I Still Struggle With Invisible Scars Left Behind by Cushing’s Disease
When I was younger, I was very active as a two-sport athlete. I also spent a lot of time outdoors with friends. I was constantly getting bruised and scarred. Sometimes I knew where the scars came from, while other times, I’d notice them later when someone pointed them out.
Scars are reminders of a period in our life. But there are also invisible scars that often come from a place of emotion.
One reason emotional scars are so impactful is due to the personal relationships that often are associated with them. These types of wounds heal differently than physical ones, but both go through a similar process. I’ve had a few emotional scars.
After finding out I had a pituitary tumor in late 2015, I was in shock. The little knowledge I had about tumors wasn’t good, and I always associated them with being cancerous. I was relieved to find out my tumor was benign. The surgery I had to remove it left no physical scarring. I did experience physical changes, but what haunted me most were the things no one could see.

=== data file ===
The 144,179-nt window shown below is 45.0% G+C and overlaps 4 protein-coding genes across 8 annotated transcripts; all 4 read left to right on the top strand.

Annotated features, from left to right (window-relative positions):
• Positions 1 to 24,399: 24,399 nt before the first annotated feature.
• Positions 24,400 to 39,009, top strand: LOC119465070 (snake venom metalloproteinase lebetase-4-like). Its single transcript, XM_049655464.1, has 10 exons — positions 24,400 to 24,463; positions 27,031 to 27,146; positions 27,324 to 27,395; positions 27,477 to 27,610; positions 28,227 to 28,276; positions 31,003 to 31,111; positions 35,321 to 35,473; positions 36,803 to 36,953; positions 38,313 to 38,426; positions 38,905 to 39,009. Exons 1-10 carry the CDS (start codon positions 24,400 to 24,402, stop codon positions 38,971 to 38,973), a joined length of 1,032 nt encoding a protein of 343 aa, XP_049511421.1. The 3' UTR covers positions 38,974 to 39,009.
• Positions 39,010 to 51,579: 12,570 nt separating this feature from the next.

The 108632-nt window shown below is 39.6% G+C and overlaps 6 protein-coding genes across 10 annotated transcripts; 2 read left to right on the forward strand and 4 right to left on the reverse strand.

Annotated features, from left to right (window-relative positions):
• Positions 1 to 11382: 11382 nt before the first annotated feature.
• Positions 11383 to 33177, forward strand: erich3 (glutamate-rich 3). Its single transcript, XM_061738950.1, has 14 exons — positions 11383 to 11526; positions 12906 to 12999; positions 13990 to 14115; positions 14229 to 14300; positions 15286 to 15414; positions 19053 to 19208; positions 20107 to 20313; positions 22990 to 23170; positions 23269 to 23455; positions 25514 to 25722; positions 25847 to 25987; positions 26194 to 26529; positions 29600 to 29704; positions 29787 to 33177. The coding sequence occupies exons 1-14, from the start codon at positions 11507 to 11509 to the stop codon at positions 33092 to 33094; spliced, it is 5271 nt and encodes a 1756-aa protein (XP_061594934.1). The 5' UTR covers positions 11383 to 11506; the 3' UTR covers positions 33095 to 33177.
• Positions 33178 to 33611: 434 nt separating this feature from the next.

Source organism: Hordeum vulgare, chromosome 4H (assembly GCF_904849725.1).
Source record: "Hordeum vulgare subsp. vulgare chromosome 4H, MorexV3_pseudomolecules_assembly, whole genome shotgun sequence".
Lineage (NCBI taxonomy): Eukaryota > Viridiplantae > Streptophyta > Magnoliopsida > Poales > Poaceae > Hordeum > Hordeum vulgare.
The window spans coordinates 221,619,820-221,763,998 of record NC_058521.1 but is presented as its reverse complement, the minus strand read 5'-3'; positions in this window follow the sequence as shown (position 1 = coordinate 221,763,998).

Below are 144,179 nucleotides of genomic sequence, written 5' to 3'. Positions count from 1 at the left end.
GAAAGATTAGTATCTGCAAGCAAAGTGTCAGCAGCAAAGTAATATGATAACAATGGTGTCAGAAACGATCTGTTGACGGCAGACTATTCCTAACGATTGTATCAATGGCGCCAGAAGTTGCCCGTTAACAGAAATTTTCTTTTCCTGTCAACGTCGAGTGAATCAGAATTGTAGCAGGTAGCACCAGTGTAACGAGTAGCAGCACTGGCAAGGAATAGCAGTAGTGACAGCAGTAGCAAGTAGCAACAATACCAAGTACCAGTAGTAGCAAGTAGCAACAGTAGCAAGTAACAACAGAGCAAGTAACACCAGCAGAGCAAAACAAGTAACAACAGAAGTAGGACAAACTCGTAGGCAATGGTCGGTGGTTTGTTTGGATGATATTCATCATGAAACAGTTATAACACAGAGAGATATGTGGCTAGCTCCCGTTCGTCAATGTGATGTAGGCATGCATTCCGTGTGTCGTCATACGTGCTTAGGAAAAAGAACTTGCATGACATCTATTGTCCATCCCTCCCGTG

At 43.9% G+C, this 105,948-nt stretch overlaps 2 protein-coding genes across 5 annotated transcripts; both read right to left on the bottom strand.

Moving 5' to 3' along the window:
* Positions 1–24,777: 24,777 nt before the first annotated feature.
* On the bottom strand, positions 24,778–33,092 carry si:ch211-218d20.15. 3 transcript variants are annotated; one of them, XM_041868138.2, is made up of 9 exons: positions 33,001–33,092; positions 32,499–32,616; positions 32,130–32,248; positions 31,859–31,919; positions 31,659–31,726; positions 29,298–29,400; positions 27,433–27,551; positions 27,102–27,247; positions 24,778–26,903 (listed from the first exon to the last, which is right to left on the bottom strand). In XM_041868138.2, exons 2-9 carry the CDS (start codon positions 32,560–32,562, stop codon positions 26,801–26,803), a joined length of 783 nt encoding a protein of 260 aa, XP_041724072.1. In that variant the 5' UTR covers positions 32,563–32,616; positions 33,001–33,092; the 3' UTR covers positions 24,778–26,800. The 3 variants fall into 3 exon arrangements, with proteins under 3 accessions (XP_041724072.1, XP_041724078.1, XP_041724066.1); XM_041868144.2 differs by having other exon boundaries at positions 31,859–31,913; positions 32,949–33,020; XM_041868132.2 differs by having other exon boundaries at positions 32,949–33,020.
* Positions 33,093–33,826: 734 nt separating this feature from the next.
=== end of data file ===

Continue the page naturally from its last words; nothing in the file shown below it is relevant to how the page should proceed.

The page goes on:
One thing I still sometimes struggle with is the appearance of my body. Sometimes when my wife and I go out to eat, we’ll be seated in a booth, which is very uncomfortable due to the tight space. No matter how much I try to adjust to the space, it’s still unpleasant. This causes me feelings of insecurity, and I think people are looking at me. In reality, it’s all in my head. I still struggle with this, although I have been making progress in changing my thinking. It also helps to have a supportive spouse.
Another invisible scar has been adjusting to my clothing. I have a closet full of clothing I can’t wear because of the physical changes to my body due to my experience with Cushing’s disease. “Discouraging” is almost too nice of a word to describe the way I feel at times. I feel like my clothes fit me oddly now or that my body shape is odd.
These might be considered superficial feelings, but they have led to an emotional struggle I never had to experience before my diagnosis. I am still a work in progress, and I will continue to improve both physically and mentally. But it is important to acknowledge these feelings.
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